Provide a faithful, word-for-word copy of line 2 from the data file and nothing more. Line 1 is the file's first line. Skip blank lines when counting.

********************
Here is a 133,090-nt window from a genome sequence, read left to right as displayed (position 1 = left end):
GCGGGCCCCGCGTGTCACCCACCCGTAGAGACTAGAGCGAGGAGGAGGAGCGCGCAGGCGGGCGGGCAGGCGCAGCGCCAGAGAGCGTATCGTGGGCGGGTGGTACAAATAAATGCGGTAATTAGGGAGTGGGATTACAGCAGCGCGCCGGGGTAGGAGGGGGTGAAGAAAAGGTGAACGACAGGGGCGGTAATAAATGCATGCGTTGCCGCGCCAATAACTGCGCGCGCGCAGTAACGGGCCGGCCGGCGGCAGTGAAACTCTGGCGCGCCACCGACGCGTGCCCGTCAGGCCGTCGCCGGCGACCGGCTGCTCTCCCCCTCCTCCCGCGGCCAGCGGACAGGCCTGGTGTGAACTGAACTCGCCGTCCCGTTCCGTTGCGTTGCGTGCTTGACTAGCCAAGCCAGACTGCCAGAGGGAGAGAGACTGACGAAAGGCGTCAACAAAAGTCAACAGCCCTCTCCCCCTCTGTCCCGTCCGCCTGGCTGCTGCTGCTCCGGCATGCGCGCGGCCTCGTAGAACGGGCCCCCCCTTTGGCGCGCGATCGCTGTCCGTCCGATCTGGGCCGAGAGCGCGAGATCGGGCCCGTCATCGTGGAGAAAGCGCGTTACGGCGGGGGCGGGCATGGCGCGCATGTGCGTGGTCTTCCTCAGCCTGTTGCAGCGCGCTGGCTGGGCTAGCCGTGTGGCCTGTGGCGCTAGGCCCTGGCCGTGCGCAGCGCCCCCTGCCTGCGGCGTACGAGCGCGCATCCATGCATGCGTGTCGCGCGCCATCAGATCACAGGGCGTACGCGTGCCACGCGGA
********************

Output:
GCGGGCCCCGCGTGTCACCCACCCGTAGAGACTAGAGCGAGGAGGAGGAGCGCGCAGGCGGGCGGGCAGGCGCAGCGCCAGAGAGCGTATCGTGGGCGGGTGGTACAAATAAATGCGGTAATTAGGGAGTGGGATTACAGCAGCGCGCCGGGGTAGGAGGGGGTGAAGAAAAGGTGAACGACAGGGGCGGTAATAAATGCATGCGTTGCCGCGCCAATAACTGCGCGCGCGCAGTAACGGGCCGGCCGGCGGCAGTGAAACTCTGGCGCGCCACCGACGCGTGCCCGTCAGGCCGTCGCCGGCGACCGGCTGCTCTCCCCCTCCTCCCGCGGCCAGCGGACAGGCCTGGTGTGAACTGAACTCGCCGTCCCGTTCCGTTGCGTTGCGTGCTTGACTAGCCAAGCCAGACTGCCAGAGGGAGAGAGACTGACGAAAGGCGTCAACAAAAGTCAACAGCCCTCTCCCCCTCTGTCCCGTCCGCCTGGCTGCTGCTGCTCCGGCATGCGCGCGGCCTCGTAGAACGGGCCCCCCCTTTGGCGCGCGATCGCTGTCCGTCCGATCTGGGCCGAGAGCGCGAGATCGGGCCCGTCATCGTGGAGAAAGCGCGTTACGGCGGGGGCGGGCATGGCGCGCATGTGCGTGGTCTTCCTCAGCCTGTTGCAGCGCGCTGGCTGGGCTAGCCGTGTGGCCTGTGGCGCTAGGCCCTGGCCGTGCGCAGCGCCCCCTGCCTGCGGCGTACGAGCGCGCATCCATGCATGCGTGTCGCGCGCCATCAGATCACAGGGCGTACGCGTGCCACGCGGA